The tale of Uzi Arad's relations with Benjamin Netanyahu is a classic drama featuring both love and a tragic ending, but also a twist: In this drama, Julius Caesar stabs Brutus, but then pleads for mercy for his victim. Arad, bleeding, took his revenge at the end of last week, lashing out against Netanyahu, whom he had long admired. The stabbing was carried out during an interview by Yedioth Ahronoth's Shimon Shiffer and Nahum Barnea; Arad also appeared on Channel 2's "Meet the Press" weekend program.
Yet, fascinating as the former national security adviser's attempt was to enlighten the public about the darker side of the lives of Netanyahu, his wife Sara and aides in the Prime Minister's Office - such musings are of little import compared to the two major issues raised by Arad's disclosures: with respect to the decision-making process related to crucial security issues, particularly a possible future military raid against Iran, and to investigation of leaks initiated by prime ministers and carried out by the Shin Bet security service.
Dr. Arad is an expert in international relations, though not necessarily an authority on interpersonal relations. There is no doubt that he fully grasped the meaning of launching a public attack on Netanyahu shortly before the prime minister's meeting with President Barack Obama. Aides in the White House read all reports emanating from Tel Aviv that relate to controversial topics such as Iran, not to mention Netanyahu. Before he had time to recover from fallout left by the removal of his bureau chief, Natan Eshel, Netanyahu was dealt this blow by Arad. It is something that reeks of weakness and a lack of trust, as described by Arad - formerly one of Netanyahu's closest confidantes. Before Friday, this lack of confidence had tainted Netanyahu's military secretary, cabinet secretary and spokesman. Now the former head of the National Security Council, and the most zealously enthusiastic official in the premier's inner circle, has joined this chorus of doubt.
For 15 years, Arad sacrificed himself for Netanyahu, serving as the latter's last line of defense. Suddenly, it is as though he opened his eyes and discovered bitter reality. In the past months, the former adviser sent a few negative signals to the media, but withheld in-depth disclosures from them. He was collecting his marbles for the right moment. Maybe he couldn't really control the timing of his public excoriation of Netanyahu; maybe he would have preferred waiting another two months, for the release of the state comptroller's report on the Naional Security Council. Whatever the case, Arad was not able to control when and how words that came out of his mouth reached the public. He did not deny comments attributed to him by Shiffer and Barnea. Among other things, Arad declared that "there's something rotten in the Prime Minister's Office," and accused Netanyahu of directing his aides to lie to the state comptroller, in the belief that Micha Lindenstrauss "wants to destroy him."
Arad is not always a congenial character. He can be ruthless in his single-minded commitment to assignments. In 1996, toward the end of his term as the head of the Mossad's research bureau, he recruited support for his appointment as head of Tel Aviv University's Center for Strategic Studies. His advocates put their prestige on the line, helping Arad and also damaging the chances of rivals, but the moment their efforts ostensibly succeeded, the supporters were informed that Arad would be taking a different job: as adviser to then newly elected Prime Minister Netanyahu. Today, even under torture, these people would likely not have even a single good word to say about Arad; they have never forgiven him.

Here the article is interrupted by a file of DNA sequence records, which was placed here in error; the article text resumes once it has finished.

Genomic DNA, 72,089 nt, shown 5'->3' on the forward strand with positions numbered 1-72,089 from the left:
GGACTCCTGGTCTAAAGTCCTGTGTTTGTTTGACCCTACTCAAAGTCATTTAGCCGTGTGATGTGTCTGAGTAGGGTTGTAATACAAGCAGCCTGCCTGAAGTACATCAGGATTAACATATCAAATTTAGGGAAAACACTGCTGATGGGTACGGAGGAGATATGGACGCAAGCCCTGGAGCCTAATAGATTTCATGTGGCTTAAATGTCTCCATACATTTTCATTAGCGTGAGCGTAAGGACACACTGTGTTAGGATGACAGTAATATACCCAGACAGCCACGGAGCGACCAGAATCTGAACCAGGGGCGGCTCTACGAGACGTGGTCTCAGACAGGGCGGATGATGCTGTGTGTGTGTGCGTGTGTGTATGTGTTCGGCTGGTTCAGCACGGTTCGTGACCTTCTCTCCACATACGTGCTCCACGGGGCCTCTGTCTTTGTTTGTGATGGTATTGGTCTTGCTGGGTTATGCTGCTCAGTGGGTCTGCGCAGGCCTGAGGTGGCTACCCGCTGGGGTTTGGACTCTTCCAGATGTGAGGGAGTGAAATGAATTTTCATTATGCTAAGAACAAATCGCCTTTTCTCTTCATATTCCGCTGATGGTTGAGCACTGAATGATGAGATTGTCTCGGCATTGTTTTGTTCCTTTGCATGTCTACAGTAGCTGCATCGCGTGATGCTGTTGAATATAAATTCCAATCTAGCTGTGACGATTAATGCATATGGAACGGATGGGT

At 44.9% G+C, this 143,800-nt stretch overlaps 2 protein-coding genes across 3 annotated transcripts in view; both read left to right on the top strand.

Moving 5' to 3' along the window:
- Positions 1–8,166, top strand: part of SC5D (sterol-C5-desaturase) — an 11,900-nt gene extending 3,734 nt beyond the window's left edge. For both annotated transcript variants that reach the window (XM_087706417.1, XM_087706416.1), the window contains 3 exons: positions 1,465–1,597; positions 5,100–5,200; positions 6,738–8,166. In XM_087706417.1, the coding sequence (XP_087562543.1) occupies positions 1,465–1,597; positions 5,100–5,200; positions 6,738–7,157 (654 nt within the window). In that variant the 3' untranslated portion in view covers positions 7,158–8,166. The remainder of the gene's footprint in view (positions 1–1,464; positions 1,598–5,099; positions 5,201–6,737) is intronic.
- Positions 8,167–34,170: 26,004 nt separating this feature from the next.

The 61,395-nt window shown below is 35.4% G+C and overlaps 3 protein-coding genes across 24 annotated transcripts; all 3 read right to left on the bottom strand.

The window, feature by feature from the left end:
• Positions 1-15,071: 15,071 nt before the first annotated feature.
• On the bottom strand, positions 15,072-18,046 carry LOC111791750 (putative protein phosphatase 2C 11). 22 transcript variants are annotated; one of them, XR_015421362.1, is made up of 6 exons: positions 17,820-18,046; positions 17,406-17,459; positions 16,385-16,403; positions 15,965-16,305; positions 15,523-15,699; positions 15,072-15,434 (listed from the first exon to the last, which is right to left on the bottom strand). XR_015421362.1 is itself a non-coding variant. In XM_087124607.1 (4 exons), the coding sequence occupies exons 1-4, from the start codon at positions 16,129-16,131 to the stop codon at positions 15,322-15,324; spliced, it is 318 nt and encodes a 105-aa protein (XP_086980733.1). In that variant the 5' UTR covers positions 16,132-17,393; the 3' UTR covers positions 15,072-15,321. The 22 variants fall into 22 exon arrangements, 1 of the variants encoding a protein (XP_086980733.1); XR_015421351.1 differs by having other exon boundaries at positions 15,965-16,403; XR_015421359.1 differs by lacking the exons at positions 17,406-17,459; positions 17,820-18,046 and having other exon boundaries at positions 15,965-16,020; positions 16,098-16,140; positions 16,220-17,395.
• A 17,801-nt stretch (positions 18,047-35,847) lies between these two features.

Both Netanyahu and Arad were educated in prestigious American institutions in the 1970s, when Henry Kissinger was casting his powerful spell and influence over the United States as national security adviser and secretary of state in the Nixon and Ford administrations. America's National Security Council was established at the end of World War II, along with the CIA and the Atomic Energy Commission; the establishment of such agencies came in response to intelligence debacles involving the Americans at the start of the war, such as that of Pearl Harbor.
At the outset Netanyahu and Arad shared a worthy dream - a desire to carry out a similar intelligence-strategic reform in Israel, despite all the differences between the form of government in this country and the United States. When Netanyahu was first elected prime minister, it seemed natural that Arad would serve as his Kissinger. It turned out that their dream could not be quickly realized, owing to political and institutional friction. Among others, then Defense Minister Yitzhak Mordechai opposed the establishment of a national security council. But toward the end of Netanyahu's first term, after Mordechai was replaced by Moshe Arens - another devotee of American innovations in the strategic-defense realm - the council was formed, headed by Maj. Gen. (res. ) David Ivry, formerly commander of the Israel Air Force and director general of the Defense Ministry.
The security council never really got off the ground at that point, however: Ehud Barak, an inveterate opponent of such a body, beat Netanyahu in the 1999 elections, sent Ivry to serve as ambassador to Washington, and virtually rendered the nascent organization impotent.
Barak's successors harbored similarly dim views of the council. Ariel Sharon reportedly told Efraim Halevy - the former head of the Mossad who took the reins as head of the council - that while he didn't mind hearing Halevy's views from time to time on matters such as the funding of the Sakhnin soccer team's stadium by Qatar, Sharon said he in general "understands Arabs" and thus did not really require the council's services.